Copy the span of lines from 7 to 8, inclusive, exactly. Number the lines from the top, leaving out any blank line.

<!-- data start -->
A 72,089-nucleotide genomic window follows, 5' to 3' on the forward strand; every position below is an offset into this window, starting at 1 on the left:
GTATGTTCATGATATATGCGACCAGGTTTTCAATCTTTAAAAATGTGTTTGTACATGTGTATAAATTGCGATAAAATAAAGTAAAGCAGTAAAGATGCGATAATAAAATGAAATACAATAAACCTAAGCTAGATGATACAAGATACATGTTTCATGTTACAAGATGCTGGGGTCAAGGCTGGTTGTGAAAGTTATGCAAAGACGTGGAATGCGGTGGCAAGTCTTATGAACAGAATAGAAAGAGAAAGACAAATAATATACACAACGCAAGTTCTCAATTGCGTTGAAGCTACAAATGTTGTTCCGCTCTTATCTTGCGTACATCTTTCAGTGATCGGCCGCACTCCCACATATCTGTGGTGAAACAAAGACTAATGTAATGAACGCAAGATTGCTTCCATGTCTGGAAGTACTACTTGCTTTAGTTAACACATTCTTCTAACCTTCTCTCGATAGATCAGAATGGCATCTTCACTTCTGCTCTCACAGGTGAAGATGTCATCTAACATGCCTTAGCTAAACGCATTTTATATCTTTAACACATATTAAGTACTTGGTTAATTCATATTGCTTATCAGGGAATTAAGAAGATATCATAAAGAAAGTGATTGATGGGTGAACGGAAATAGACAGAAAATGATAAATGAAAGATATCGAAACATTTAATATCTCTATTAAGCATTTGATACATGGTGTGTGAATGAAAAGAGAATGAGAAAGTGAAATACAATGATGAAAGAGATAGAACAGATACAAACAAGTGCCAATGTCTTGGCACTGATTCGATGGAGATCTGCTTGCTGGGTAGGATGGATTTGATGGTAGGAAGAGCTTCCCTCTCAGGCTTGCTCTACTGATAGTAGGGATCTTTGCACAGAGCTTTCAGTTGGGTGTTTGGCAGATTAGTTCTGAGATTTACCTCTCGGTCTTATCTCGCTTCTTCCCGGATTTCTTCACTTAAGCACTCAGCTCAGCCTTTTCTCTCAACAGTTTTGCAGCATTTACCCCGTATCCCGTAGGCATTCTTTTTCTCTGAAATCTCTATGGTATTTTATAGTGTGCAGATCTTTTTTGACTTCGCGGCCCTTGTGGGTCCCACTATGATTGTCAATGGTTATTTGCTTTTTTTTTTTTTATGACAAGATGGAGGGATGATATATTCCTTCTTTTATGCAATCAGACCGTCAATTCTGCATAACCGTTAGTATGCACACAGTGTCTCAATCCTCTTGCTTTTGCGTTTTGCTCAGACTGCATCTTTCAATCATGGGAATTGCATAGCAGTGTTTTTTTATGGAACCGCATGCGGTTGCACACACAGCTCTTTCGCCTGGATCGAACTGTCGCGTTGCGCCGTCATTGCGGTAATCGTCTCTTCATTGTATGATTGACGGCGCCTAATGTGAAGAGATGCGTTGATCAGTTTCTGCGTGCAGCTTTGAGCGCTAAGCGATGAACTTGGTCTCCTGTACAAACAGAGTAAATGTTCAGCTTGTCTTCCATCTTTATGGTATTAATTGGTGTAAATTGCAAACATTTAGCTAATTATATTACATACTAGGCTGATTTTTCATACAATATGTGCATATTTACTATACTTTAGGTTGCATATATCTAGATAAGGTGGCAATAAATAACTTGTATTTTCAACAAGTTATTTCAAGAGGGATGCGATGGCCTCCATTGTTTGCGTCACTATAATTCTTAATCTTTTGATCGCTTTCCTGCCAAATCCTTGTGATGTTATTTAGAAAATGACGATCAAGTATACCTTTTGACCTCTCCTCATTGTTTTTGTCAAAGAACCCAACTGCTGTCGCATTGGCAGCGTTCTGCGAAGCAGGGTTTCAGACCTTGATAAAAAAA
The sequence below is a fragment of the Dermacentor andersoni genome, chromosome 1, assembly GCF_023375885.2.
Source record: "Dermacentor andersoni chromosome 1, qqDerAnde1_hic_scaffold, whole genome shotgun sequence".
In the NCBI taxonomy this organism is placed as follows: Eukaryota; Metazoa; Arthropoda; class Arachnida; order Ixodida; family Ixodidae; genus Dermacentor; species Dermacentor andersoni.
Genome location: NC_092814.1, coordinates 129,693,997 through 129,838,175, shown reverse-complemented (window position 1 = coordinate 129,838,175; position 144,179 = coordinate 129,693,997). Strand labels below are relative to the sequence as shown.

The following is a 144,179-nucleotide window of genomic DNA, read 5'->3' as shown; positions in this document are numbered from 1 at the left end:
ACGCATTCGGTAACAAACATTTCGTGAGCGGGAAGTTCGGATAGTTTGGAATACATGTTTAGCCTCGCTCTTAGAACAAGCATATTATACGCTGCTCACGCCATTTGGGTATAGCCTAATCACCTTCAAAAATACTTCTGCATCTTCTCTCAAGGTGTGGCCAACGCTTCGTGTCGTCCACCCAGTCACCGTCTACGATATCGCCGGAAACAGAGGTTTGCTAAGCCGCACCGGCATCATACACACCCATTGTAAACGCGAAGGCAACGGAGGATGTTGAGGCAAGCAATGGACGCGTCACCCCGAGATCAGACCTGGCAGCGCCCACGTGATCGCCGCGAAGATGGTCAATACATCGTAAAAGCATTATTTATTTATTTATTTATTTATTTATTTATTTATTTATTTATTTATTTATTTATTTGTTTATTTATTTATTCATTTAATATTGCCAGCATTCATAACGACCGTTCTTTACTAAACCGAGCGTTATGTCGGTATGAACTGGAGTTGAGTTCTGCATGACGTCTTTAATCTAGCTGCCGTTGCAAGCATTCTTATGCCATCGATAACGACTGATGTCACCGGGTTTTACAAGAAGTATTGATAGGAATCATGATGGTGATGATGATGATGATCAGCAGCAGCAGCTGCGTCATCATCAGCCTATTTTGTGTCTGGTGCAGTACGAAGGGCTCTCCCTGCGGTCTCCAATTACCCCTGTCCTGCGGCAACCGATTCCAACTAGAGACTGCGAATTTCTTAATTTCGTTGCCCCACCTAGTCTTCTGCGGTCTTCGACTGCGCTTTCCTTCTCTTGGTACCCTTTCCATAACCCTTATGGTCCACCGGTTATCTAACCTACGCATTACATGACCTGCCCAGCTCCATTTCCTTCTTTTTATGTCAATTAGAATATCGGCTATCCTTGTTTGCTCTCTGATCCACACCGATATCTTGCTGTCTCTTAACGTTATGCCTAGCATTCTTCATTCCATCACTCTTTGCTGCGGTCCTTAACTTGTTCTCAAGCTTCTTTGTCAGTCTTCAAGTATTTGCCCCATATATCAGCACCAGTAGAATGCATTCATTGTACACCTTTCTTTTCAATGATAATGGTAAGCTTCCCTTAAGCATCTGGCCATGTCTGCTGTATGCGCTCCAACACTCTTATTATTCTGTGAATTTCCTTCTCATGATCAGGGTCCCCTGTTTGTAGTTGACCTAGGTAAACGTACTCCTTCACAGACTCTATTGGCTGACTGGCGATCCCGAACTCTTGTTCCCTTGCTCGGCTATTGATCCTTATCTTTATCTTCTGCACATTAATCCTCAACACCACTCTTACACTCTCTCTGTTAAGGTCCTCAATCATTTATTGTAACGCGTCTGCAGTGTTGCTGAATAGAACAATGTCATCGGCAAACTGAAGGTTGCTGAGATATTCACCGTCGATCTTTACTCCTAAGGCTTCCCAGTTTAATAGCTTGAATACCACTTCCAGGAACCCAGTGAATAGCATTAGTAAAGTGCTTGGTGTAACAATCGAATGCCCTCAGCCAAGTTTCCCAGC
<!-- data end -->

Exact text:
The following is a 144,179-nucleotide window of genomic DNA, read 5'->3' as shown; positions in this document are numbered from 1 at the left end:
ACGCATTCGGTAACAAACATTTCGTGAGCGGGAAGTTCGGATAGTTTGGAATACATGTTTAGCCTCGCTCTTAGAACAAGCATATTATACGCTGCTCACGCCATTTGGGTATAGCCTAATCACCTTCAAAAATACTTCTGCATCTTCTCTCAAGGTGTGGCCAACGCTTCGTGTCGTCCACCCAGTCACCGTCTACGATATCGCCGGAAACAGAGGTTTGCTAAGCCGCACCGGCATCATACACACCCATTGTAAACGCGAAGGCAACGGAGGATGTTGAGGCAAGCAATGGACGCGTCACCCCGAGATCAGACCTGGCAGCGCCCACGTGATCGCCGCGAAGATGGTCAATACATCGTAAAAGCATTATTTATTTATTTATTTATTTATTTATTTATTTATTTATTTATTTATTTATTTATTTGTTTATTTATTTATTCATTTAATATTGCCAGCATTCATAACGACCGTTCTTTACTAAACCGAGCGTTATGTCGGTATGAACTGGAGTTGAGTTCTGCATGACGTCTTTAATCTAGCTGCCGTTGCAAGCATTCTTATGCCATCGATAACGACTGATGTCACCGGGTTTTACAAGAAGTATTGATAGGAATCATGATGGTGATGATGATGATGATCAGCAGCAGCAGCTGCGTCATCATCAGCCTATTTTGTGTCTGGTGCAGTACGAAGGGCTCTCCCTGCGGTCTCCAATTACCCCTGTCCTGCGGCAACCGATTCCAACTAGAGACTGCGAATTTCTTAATTTCGTTGCCCCACCTAGTCTTCTGCGGTCTTCGACTGCGCTTTCCTTCTCTTGGTACCCTTTCCATAACCCTTATGGTCCACCGGTTATCTAACCTACGCATTACATGACCTGCCCAGCTCCATTTCCTTCTTTTTATGTCAATTAGAATATCGGCTATCCTTGTTTGCTCTCTGATCCACACCGATATCTTGCTGTCTCTTAACGTTATGCCTAGCATTCTTCATTCCATCACTCTTTGCTGCGGTCCTTAACTTGTTCTCAAGCTTCTTTGTCAGTCTTCAAGTATTTGCCCCATATATCAGCACCAGTAGAATGCATTCATTGTACACCTTTCTTTTCAATGATAATGGTAAGCTTCCCTTAAGCATCTGGCCATGTCTGCTGTATGCGCTCCAACACTCTTATTATTCTGTGAATTTCCTTCTCATGATCAGGGTCCCCTGTTTGTAGTTGACCTAGGTAAACGTACTCCTTCACAGACTCTATTGGCTGACTGGCGATCCCGAACTCTTGTTCCCTTGCTCGGCTATTGATCCTTATCTTTATCTTCTGCACATTAATCCTCAACACCACTCTTACACTCTCTCTGTTAAGGTCCTCAATCATTTATTGTAACGCGTCTGCAGTGTTGCTGAATAGAACAATGTCATCGGCAAACTGAAGGTTGCTGAGATATTCACCGTCGATCTTTACTCCTAAGGCTTCCCAGTTTAATAGCTTGAATACCACTTCCAGGAACCCAGTGAATAGCATTAGTAAAGTGCTTGGTGTAACAATCGAATGCCCTCAGCCAAGTTTCCCAGC